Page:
Media diet can affect your children's health
April 6, 2006
Globe and Mail
By Andre Picard
In North America, the great public-health challenge of the past century was basic sanitation -- getting clean water and sewage services to the masses.
Doing so (in combination with basic childhood immunization) dramatically reduced the sickness and death from infectious disease and reshaped society and health-care delivery in the process.
Now, the challenge is to take on the remaining big killers -- slowly developing chronic illnesses, including cardiovascular disease, cancer and diabetes.
What these chronic illnesses have in common is that their roots and evolution depend heavily on lifestyle, from a person's socio-economic status (income, housing, environment) through to his or her food choices and levels of physical activity.
Lifestyle, in turn, is profoundly influenced by media.
What we hear on the radio (satellite and otherwise), see on TV, view on the Web, shapes who we are -- what we eat, where we live, how we dress, what we think and what we do.
As technology becomes more advanced and communication tools more varied and widely available, we need to recognize that media are a major public issue.
There are now, in Canadian homes, more TVs than toilets, and violent, sexually charged images are as readily accessible in most homes as clean water.
For our children -- the text-messaging, BlackBerry-toting, iPod-wearing, video-game-playing, multihundred-TV-channel-inhabiting, multitasking cognoscenti generation -- the topic of media is probably the major public issue of our time.
To date, we have, in Canadian society, viewed media as little more than a series of commercial (and, in some cases, non-commercial) endeavours in need of regulation.
This approach is quaint and outdated, and it ignores the profound influence that media have on people -- and children in particular.
It also fails to address the reality that media influence virtually every aspect of child health -- basic health (such as immunization choices), risk-taking, views on violence, obesity, tobacco, alcohol and drug use, and sexual behaviour.
Media immersion begins early with Baby Einstein videos and Teletubbies before children can even walk or talk, and then it soars.
According to a study by the Kaiser Family Foundation in the United States, children aged eight to 18 have an average media usage of six hours and 21 minutes daily. What that means, practically, is that half of all children's waking hours are spent staring at a TV or computer screen.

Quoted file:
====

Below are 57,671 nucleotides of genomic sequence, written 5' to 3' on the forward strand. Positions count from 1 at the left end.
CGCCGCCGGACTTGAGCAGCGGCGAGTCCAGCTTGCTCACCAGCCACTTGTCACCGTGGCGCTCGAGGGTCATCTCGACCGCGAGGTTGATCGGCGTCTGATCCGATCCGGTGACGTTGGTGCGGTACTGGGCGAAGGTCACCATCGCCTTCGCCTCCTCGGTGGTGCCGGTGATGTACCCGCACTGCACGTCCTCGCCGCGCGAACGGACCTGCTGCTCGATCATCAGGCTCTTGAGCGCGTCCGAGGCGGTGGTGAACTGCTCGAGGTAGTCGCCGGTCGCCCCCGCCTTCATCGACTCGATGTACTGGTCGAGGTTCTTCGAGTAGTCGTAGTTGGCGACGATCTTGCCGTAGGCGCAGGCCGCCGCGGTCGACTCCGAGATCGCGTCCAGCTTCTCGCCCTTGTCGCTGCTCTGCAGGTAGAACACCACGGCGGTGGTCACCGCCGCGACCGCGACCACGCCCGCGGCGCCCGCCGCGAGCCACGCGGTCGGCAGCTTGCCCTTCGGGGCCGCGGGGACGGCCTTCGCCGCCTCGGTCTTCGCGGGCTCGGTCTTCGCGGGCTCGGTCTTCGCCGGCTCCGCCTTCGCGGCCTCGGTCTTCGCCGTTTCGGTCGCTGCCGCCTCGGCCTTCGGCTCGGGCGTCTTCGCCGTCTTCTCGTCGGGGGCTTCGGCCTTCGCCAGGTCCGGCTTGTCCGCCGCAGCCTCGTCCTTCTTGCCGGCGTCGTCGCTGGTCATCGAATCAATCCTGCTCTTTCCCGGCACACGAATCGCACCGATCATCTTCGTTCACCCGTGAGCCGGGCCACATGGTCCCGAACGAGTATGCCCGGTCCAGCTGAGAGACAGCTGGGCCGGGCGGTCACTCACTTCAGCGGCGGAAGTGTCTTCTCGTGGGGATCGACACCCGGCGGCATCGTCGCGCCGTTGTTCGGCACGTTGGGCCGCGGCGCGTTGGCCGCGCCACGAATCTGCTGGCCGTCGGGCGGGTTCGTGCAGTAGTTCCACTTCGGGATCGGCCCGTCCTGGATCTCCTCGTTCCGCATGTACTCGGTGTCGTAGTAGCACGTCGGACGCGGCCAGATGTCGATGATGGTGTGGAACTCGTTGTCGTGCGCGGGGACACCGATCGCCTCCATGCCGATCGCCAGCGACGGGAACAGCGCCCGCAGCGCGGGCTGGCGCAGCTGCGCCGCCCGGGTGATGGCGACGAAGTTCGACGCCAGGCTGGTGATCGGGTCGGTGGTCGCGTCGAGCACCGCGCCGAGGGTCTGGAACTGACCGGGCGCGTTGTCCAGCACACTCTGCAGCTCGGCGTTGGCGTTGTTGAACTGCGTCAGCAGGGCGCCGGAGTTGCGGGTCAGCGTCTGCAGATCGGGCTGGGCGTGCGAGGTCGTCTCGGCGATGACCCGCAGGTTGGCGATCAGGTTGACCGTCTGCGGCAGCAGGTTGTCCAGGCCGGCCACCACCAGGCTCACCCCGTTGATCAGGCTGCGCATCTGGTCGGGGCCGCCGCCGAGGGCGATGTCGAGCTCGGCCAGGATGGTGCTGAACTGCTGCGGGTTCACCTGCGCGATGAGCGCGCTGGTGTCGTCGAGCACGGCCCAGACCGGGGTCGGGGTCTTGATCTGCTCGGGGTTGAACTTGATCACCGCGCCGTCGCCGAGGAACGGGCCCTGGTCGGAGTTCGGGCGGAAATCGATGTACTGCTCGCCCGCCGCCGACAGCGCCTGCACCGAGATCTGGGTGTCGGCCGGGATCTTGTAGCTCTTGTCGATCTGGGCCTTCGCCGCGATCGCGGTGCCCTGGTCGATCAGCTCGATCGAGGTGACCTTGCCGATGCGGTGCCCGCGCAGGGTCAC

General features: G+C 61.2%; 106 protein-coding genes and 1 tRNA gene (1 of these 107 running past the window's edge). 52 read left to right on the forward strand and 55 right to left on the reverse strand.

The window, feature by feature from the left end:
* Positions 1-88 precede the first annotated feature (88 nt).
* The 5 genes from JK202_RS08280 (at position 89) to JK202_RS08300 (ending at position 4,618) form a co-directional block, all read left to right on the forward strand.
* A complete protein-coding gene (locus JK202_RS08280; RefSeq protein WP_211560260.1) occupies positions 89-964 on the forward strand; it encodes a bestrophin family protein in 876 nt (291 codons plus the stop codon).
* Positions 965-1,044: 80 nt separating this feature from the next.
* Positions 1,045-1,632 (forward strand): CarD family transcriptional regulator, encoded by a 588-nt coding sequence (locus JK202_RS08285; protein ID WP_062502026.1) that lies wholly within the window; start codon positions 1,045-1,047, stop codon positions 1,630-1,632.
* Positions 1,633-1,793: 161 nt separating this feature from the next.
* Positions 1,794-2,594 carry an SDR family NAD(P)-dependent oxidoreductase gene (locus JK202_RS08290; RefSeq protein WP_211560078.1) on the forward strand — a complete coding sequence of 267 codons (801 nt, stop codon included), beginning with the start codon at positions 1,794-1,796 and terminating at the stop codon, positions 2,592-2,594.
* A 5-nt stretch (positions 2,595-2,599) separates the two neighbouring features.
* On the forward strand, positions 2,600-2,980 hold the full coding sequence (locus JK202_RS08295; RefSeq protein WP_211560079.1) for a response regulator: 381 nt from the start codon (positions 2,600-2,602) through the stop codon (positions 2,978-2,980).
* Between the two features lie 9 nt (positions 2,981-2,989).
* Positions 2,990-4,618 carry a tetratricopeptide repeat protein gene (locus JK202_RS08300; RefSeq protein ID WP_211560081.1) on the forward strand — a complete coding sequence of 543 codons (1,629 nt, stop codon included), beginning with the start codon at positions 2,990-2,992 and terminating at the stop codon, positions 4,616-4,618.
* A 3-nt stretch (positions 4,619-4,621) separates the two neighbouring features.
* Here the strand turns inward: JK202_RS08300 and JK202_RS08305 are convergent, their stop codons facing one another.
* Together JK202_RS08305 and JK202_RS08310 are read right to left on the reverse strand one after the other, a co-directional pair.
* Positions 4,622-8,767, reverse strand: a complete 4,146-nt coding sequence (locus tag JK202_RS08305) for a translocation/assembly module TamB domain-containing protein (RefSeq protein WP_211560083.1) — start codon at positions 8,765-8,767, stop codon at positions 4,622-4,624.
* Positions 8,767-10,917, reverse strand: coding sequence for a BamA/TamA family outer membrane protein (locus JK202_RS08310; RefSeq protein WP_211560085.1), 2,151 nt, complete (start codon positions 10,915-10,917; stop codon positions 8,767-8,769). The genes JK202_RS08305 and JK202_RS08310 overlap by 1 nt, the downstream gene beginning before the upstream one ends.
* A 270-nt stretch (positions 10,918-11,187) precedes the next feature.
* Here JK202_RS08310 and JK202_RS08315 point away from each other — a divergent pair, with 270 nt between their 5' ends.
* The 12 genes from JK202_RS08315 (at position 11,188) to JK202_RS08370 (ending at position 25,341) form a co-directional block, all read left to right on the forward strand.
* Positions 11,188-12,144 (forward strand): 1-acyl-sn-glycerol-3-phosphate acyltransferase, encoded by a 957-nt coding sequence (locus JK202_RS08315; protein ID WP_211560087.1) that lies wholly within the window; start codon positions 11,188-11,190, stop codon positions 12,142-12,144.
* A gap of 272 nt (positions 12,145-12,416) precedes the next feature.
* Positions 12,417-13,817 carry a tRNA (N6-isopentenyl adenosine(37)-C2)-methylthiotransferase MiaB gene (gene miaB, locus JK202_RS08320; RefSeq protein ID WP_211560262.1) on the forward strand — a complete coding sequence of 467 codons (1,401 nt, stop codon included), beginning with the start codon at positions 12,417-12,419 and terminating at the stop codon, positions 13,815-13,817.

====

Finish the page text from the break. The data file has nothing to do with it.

Two in every three school-age children have TV sets in their bedrooms, and one in three has a computer with Internet access.
Fewer than half of parents have rules limiting the time or type of shows and Net sites viewed, and fewer still enforce them.
This steady diet of TV, video and more has repercussions on children's cognitive, social and behavioural development, as evidenced by this week's edition of the Archives of Pediatric & Adolescent Medicine. The studies featured on children and the media include the following observations:
Adolescents who play violent video games have higher blood pressure, and more anti-social behaviours.
The more children watch TV, the fewer friends they have.
And the more kids watch TV, the more calories they consume.
Adolescents who watch a lot of TV tend to engage in sex at a younger age, particularly if viewing is unregulated.
While this is interesting, Dimitri Christakis of the Child Health Institute, in Seattle, notes that much media research involves small groups and there is little follow-up.
Almost all research tends to be adversarial (based on the assumption all TV is bad) and outdated (where is the research on Internet usage?).
"Television and other media must be viewed as more than sources of evil or mere idle pleasures; their potential to enrich the lives of our children are, in fact, enormous and that potential needs to be explored," Dr. Christakis writes.
It is impossible to stem the tide of growing media usage. But we can understand the influences of the media, good and bad, and their impact on our health, individually and collectively.
A first step is to understand the purchase the media have on our lives.
Adults who grew up before the media explosion like to pretend that they limit their usage, and they wring their hands worriedly when they speak of their perpetually plugged-in children.
Yet, the reality is that adults are themselves addicted to their BlackBerries, laptops, iPods and TiVos.
"Is updating one's to-do list every 15 minutes really better than idly playing Pokémon Emerald?" Dr. Christakis says. "Is checking e-mail at every free moment functionally different from instant messaging one's adolescent friends?"
The media are an intimate part of our lives -- no matter how young or old we are. We need to understand their effects, and how to make them more positive than negative.
And, in the process, we need to make our children media literate.
Doing so is as important to our health as bringing clean water into our homes, and efficiently removing human waste.